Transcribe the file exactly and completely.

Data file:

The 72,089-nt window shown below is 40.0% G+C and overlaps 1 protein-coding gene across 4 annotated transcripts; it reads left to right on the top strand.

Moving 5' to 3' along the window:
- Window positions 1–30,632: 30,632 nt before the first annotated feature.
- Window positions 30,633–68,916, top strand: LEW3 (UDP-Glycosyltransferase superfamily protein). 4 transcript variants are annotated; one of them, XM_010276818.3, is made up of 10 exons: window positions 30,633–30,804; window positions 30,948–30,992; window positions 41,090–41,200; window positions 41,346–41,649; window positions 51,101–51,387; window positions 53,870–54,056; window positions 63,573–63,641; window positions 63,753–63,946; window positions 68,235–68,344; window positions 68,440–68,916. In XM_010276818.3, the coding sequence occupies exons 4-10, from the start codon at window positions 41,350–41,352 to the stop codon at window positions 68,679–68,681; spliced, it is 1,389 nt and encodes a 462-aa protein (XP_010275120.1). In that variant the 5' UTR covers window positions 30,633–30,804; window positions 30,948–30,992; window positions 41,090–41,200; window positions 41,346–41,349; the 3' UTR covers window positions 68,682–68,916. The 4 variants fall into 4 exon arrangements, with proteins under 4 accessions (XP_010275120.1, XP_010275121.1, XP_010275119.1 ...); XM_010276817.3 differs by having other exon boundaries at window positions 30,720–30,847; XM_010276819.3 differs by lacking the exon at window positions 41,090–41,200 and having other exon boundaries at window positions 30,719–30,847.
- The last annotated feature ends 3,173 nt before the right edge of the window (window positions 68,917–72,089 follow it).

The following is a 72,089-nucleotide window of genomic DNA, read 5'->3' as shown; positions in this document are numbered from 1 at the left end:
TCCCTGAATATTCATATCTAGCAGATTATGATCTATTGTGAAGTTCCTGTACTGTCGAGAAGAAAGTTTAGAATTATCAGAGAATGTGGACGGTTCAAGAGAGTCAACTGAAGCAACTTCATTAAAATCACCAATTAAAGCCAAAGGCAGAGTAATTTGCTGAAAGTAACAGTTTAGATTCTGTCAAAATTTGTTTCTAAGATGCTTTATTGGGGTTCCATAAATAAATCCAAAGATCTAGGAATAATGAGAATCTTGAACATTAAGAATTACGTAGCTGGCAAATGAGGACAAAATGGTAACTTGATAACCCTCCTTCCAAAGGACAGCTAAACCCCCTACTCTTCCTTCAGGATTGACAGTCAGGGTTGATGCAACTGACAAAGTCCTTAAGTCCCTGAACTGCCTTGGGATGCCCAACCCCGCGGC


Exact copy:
The 72,089-nt window shown below is 40.0% G+C and overlaps 1 protein-coding gene across 4 annotated transcripts; it reads left to right on the top strand.

Moving 5' to 3' along the window:
- Window positions 1–30,632: 30,632 nt before the first annotated feature.
- Window positions 30,633–68,916, top strand: LEW3 (UDP-Glycosyltransferase superfamily protein). 4 transcript variants are annotated; one of them, XM_010276818.3, is made up of 10 exons: window positions 30,633–30,804; window positions 30,948–30,992; window positions 41,090–41,200; window positions 41,346–41,649; window positions 51,101–51,387; window positions 53,870–54,056; window positions 63,573–63,641; window positions 63,753–63,946; window positions 68,235–68,344; window positions 68,440–68,916. In XM_010276818.3, the coding sequence occupies exons 4-10, from the start codon at window positions 41,350–41,352 to the stop codon at window positions 68,679–68,681; spliced, it is 1,389 nt and encodes a 462-aa protein (XP_010275120.1). In that variant the 5' UTR covers window positions 30,633–30,804; window positions 30,948–30,992; window positions 41,090–41,200; window positions 41,346–41,349; the 3' UTR covers window positions 68,682–68,916. The 4 variants fall into 4 exon arrangements, with proteins under 4 accessions (XP_010275120.1, XP_010275121.1, XP_010275119.1 ...); XM_010276817.3 differs by having other exon boundaries at window positions 30,720–30,847; XM_010276819.3 differs by lacking the exon at window positions 41,090–41,200 and having other exon boundaries at window positions 30,719–30,847.
- The last annotated feature ends 3,173 nt before the right edge of the window (window positions 68,917–72,089 follow it).

The following is a 72,089-nucleotide window of genomic DNA, read 5'->3' as shown; positions in this document are numbered from 1 at the left end:
TCCCTGAATATTCATATCTAGCAGATTATGATCTATTGTGAAGTTCCTGTACTGTCGAGAAGAAAGTTTAGAATTATCAGAGAATGTGGACGGTTCAAGAGAGTCAACTGAAGCAACTTCATTAAAATCACCAATTAAAGCCAAAGGCAGAGTAATTTGCTGAAAGTAACAGTTTAGATTCTGTCAAAATTTGTTTCTAAGATGCTTTATTGGGGTTCCATAAATAAATCCAAAGATCTAGGAATAATGAGAATCTTGAACATTAAGAATTACGTAGCTGGCAAATGAGGACAAAATGGTAACTTGATAACCCTCCTTCCAAAGGACAGCTAAACCCCCTACTCTTCCTTCAGGATTGACAGTCAGGGTTGATGCAACTGACAAAGTCCTTAAGTCCCTGAACTGCCTTGGGATGCCCAACCCCGCGGC